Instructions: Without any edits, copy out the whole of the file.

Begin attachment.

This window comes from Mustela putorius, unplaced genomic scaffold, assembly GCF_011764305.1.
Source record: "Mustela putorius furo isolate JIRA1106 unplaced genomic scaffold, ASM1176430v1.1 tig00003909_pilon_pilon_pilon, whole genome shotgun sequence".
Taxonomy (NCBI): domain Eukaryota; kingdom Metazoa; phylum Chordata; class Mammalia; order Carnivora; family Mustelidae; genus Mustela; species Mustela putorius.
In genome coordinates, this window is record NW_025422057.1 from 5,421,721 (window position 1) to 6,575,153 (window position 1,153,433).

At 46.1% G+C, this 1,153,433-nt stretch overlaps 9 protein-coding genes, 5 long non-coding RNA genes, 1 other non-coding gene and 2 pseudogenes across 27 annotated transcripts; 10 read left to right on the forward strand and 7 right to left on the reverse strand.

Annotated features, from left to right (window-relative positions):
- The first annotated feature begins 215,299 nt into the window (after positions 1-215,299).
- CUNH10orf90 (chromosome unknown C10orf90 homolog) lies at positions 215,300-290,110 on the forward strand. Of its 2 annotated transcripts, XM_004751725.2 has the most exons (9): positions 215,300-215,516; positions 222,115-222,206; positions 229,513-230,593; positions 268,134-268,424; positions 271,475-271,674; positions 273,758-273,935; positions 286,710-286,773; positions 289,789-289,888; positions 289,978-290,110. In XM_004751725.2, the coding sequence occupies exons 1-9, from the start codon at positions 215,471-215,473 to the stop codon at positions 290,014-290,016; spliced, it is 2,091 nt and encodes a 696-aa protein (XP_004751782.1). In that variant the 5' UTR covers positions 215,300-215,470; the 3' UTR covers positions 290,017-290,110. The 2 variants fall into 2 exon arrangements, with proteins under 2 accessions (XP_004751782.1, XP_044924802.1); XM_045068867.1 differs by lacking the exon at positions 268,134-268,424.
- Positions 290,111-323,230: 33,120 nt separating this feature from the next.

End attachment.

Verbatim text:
This window comes from Mustela putorius, unplaced genomic scaffold, assembly GCF_011764305.1.
Source record: "Mustela putorius furo isolate JIRA1106 unplaced genomic scaffold, ASM1176430v1.1 tig00003909_pilon_pilon_pilon, whole genome shotgun sequence".
Taxonomy (NCBI): domain Eukaryota; kingdom Metazoa; phylum Chordata; class Mammalia; order Carnivora; family Mustelidae; genus Mustela; species Mustela putorius.
In genome coordinates, this window is record NW_025422057.1 from 5,421,721 (window position 1) to 6,575,153 (window position 1,153,433).

At 46.1% G+C, this 1,153,433-nt stretch overlaps 9 protein-coding genes, 5 long non-coding RNA genes, 1 other non-coding gene and 2 pseudogenes across 27 annotated transcripts; 10 read left to right on the forward strand and 7 right to left on the reverse strand.

Annotated features, from left to right (window-relative positions):
- The first annotated feature begins 215,299 nt into the window (after positions 1-215,299).
- CUNH10orf90 (chromosome unknown C10orf90 homolog) lies at positions 215,300-290,110 on the forward strand. Of its 2 annotated transcripts, XM_004751725.2 has the most exons (9): positions 215,300-215,516; positions 222,115-222,206; positions 229,513-230,593; positions 268,134-268,424; positions 271,475-271,674; positions 273,758-273,935; positions 286,710-286,773; positions 289,789-289,888; positions 289,978-290,110. In XM_004751725.2, the coding sequence occupies exons 1-9, from the start codon at positions 215,471-215,473 to the stop codon at positions 290,014-290,016; spliced, it is 2,091 nt and encodes a 696-aa protein (XP_004751782.1). In that variant the 5' UTR covers positions 215,300-215,470; the 3' UTR covers positions 290,017-290,110. The 2 variants fall into 2 exon arrangements, with proteins under 2 accessions (XP_004751782.1, XP_044924802.1); XM_045068867.1 differs by lacking the exon at positions 268,134-268,424.
- Positions 290,111-323,230: 33,120 nt separating this feature from the next.